|Vol. 10, Issue 3, March 2010
MyNorthStarLab - Point/Counterpoint
Beginning last summer, I decided to use MyNorthStarLab, a publisher-produced CMS based on one of their titles, for an intermediate-level listening/speaking class. My decision was based on a two-hour talk I attended, about an hour of which outlined MNSL. My interest was piqued. I like to think I am a teacher who is open to using new technologies in my ESL classroom, so I forged ahead without any real instruction – other than the on-line tutorials – learning while using. (I went on to use it twice more in different programs and at different levels.)
Christina Cavage, an ESL professor with extensive experience using technology in the classroom, and I answer the question:
Do you think classroom teaching/student comprehension is improved by the use of products like MyNorthStarLab?
In short, my answer would have to be “I’m not sure.”
On to student comprehension.
One final note, although there are benefits to using MNSL and similar products, I am worried about their impact on face-to-face instruction.________________________________________________________________
Blended learning, e-learning, web-based environments . . . these are terms that we are bombarded with on a daily basis in this 21st century. However, are these new and emerging technologies applicable to the ESL classroom? And more importantly, are they effective classroom tools? Do they truly improve learning and increase learner gains?
Of course the developers and marketers of such materials would assure us they do all that more, but I decided to find out for myself. Always having had an interest in technology in the classroom, I decided to participate in a trial of MyNorthStarLab with Pearson Education.
Intrigued, but somewhat cautious, I oriented my high beginning class to the web-based tool. I will never forget the faces of my students that day. They were hooked, and so was I. Thus, the love affair began. From an instructional standpoint a web-based instructional tool like MNSL enhanced learning.
First, blending classroom instruction with a web-based tool allows the learner to interact with the course content at a higher frequency. Students who might normally open their books for 15 minutes an evening to study or do a vocabulary exercise were now spending two or three hours an evening online interacting with the course content. I wanted to be sure it wasn’t just the novelty of it all, so I decided to conduct my own little classroom research. For one unit in the text, I assigned all the vocabulary exercises on MNSL for students to complete. One of these exercises was a pronunciation exercise where students had to listen to the vocabulary item and its definition and repeat both, recording themselves. I received these recordings via MNSL, listened to my students, and recorded feedback back to them. Additionally, as the instructor, I could see how many times they recorded and could even listen to each of the recordings they attempted. However, for the next unit, I decided to only assign the very traditional vocabulary exercise in the book, I even hid the exercises on MNSL. I assessed both vocabulary units through a test. The unit in which the students had to complete the MNSL exercises, all 18 students in my class scored an 80% or higher on the assessment. However, for the second unit vocabulary, only 55% scored 80% or higher.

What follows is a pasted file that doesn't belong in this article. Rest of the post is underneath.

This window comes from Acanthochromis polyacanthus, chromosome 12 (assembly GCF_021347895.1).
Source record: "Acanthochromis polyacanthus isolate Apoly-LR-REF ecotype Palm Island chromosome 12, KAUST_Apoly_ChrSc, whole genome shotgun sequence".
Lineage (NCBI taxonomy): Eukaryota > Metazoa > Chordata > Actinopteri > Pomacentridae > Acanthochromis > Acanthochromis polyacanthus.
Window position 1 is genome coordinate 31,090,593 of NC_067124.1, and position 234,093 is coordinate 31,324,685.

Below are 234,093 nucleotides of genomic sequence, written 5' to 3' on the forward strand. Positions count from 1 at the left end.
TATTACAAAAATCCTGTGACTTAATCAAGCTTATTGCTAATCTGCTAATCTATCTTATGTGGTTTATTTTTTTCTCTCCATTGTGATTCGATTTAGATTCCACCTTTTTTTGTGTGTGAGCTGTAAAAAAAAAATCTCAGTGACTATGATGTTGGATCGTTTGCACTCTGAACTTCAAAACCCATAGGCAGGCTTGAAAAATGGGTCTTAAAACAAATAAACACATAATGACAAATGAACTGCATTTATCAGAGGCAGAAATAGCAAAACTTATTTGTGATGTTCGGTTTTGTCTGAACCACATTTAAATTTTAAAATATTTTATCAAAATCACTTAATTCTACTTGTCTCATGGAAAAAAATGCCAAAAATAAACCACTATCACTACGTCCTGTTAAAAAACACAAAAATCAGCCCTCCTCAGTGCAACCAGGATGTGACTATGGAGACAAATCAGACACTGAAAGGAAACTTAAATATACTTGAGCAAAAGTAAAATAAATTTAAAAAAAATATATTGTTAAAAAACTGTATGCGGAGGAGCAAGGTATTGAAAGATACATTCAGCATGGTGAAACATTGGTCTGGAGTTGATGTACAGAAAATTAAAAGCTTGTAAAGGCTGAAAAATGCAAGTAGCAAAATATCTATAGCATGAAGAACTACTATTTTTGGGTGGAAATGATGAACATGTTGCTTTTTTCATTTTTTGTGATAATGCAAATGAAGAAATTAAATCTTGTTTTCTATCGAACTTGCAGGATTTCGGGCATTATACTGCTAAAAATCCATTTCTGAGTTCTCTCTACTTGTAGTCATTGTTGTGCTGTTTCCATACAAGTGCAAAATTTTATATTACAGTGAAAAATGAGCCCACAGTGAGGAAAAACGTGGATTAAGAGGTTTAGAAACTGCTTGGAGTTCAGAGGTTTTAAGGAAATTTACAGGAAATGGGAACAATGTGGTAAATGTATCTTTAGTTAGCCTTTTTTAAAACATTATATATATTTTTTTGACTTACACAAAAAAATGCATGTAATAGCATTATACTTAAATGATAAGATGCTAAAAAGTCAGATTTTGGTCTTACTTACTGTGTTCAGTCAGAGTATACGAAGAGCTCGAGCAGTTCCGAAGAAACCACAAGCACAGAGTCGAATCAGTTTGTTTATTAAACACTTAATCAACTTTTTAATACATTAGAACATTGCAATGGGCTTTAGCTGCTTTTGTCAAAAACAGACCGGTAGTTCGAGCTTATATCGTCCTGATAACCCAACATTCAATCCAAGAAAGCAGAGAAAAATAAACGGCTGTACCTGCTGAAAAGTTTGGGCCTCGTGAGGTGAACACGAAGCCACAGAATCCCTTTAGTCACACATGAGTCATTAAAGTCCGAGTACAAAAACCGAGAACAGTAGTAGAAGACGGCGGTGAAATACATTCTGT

Now, I realize that this was not a scientific research project, however, it demonstrated to me, and to my students, that the level of engagement was much higher when they were using the blended learning environment of the online lab.
Eugenia "Debbie" Coutavas received a B.A. in History of Art with a minor in photography from the University of La Verne in Athens, Greece, and an M.A. in TESOL from Hunter College. In addition to teaching for more than ten years, Debbie was also the Web site coordinator for Hunter College's IELI Web site.
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